Manila, Philippines–A small film with a big heart, “Kiko Boksingero” (Kiko, The Boxer), a film by debuting full-length feature filmmaker Thop Nazareno, a multimedia arts graduate from the College of Saint Benilde, is one of this year’s top-grossing entries at the Cinemalaya: Philippine Independent Film Festival, which closes today at the Cultural Center of the Philippines (CCP) and select Ayala mall cinemas.
Reviews have been generally positive: “The most endearing thing about ‘Kiko Boksingero’ is how it is so unafraid, as a film, to tell a simple story in a very simple manner. By being straightforward and removing unnecessary dramatics, ‘Kiko Boksingero’ finds its footing early and eventually rises beyond expectations,” wrote Wanggo Gallaga on Interaksyon.com.
Film critic Oggs Cruz, in his review, said, “Sure, it’s essentially the coming-of-age story of a boy who has been raised first by a sickly mother and then by a gentle nanny. However, beneath its mellow charms and elegantly depicted quirks is a sublime portrait of a childhood that is rendered incomplete by society’s expectations of what proper masculinity should be and the immaturity of a man who perceives fatherhood not as a duty but as a mere hobby.”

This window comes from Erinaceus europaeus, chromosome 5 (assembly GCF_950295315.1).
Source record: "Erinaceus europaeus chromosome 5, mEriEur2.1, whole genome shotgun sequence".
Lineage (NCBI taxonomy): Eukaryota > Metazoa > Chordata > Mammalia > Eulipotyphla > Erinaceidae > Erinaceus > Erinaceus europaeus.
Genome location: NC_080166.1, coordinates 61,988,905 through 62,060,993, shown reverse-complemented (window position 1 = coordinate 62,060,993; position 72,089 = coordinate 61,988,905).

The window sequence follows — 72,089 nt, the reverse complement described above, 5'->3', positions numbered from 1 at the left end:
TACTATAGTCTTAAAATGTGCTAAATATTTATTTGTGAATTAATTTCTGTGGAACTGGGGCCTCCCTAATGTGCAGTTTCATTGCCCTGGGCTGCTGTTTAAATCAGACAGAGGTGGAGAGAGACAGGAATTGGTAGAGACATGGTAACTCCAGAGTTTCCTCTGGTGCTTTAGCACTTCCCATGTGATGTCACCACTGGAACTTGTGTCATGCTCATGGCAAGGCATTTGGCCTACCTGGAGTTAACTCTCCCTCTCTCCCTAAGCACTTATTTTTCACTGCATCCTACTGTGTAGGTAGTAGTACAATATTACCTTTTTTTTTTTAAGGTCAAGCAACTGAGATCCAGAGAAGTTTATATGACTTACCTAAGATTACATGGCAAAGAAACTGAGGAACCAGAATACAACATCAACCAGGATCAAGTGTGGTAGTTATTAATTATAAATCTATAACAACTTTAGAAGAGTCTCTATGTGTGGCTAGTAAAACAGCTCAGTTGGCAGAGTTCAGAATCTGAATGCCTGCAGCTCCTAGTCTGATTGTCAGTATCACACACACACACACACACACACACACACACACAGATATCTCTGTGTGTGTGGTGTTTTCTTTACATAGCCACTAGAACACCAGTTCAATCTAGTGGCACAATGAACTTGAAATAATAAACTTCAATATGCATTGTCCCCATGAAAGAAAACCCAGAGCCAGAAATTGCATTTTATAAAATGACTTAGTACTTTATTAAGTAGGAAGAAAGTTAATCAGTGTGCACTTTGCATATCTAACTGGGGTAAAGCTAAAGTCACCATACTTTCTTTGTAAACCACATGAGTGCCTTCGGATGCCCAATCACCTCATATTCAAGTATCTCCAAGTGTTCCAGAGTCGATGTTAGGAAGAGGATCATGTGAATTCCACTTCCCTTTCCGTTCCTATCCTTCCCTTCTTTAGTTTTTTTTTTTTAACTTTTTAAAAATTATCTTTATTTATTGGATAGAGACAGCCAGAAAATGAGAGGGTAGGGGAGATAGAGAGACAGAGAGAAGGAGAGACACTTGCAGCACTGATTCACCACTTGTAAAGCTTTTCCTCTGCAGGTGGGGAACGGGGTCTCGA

Inspired by his childhood friend whose untimely death happened while the story of “Kiko Boksingero” was still being developed, Nazareno told BWW Movies, “It’s been surreal. We never expected the audiences’ positive feedback. Honestly, the film almost didn’t push through because of budget constraints. We only shot last June [a little over a month shy of the Cinemalaya film festival].”
He said, “Budget is always a major concern among independent filmmakers. In shooting a full-length film, you need a bigger team compared to doing a short film. We shot in Baguio City for eight shooting days, but we stayed there for 10 days, not including conducting ocular visits prior to the principal photography. That’s why we wrote the film with a small story, focusing on…